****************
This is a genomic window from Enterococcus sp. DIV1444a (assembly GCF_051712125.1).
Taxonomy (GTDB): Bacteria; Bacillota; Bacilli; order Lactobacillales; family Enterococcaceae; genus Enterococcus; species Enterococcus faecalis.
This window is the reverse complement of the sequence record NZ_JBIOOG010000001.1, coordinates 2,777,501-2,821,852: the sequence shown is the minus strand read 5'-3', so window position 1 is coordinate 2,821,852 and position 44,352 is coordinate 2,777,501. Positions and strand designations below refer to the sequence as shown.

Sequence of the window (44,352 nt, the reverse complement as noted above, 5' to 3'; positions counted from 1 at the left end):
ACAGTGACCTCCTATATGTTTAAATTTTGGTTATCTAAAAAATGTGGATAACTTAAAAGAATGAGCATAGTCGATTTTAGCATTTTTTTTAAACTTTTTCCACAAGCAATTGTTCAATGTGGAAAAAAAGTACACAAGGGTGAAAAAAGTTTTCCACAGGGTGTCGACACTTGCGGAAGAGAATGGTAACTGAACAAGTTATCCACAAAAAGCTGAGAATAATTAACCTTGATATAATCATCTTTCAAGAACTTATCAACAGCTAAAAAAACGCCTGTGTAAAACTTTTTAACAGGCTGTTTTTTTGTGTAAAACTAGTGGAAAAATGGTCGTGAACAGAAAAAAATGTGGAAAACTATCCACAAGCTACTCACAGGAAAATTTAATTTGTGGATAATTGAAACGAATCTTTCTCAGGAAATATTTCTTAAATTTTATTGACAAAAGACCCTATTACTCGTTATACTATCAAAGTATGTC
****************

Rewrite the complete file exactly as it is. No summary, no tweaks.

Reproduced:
This is a genomic window from Enterococcus sp. DIV1444a (assembly GCF_051712125.1).
Taxonomy (GTDB): Bacteria; Bacillota; Bacilli; order Lactobacillales; family Enterococcaceae; genus Enterococcus; species Enterococcus faecalis.
This window is the reverse complement of the sequence record NZ_JBIOOG010000001.1, coordinates 2,777,501-2,821,852: the sequence shown is the minus strand read 5'-3', so window position 1 is coordinate 2,821,852 and position 44,352 is coordinate 2,777,501. Positions and strand designations below refer to the sequence as shown.

Sequence of the window (44,352 nt, the reverse complement as noted above, 5' to 3'; positions counted from 1 at the left end):
ACAGTGACCTCCTATATGTTTAAATTTTGGTTATCTAAAAAATGTGGATAACTTAAAAGAATGAGCATAGTCGATTTTAGCATTTTTTTTAAACTTTTTCCACAAGCAATTGTTCAATGTGGAAAAAAAGTACACAAGGGTGAAAAAAGTTTTCCACAGGGTGTCGACACTTGCGGAAGAGAATGGTAACTGAACAAGTTATCCACAAAAAGCTGAGAATAATTAACCTTGATATAATCATCTTTCAAGAACTTATCAACAGCTAAAAAAACGCCTGTGTAAAACTTTTTAACAGGCTGTTTTTTTGTGTAAAACTAGTGGAAAAATGGTCGTGAACAGAAAAAAATGTGGAAAACTATCCACAAGCTACTCACAGGAAAATTTAATTTGTGGATAATTGAAACGAATCTTTCTCAGGAAATATTTCTTAAATTTTATTGACAAAAGACCCTATTACTCGTTATACTATCAAAGTATGTC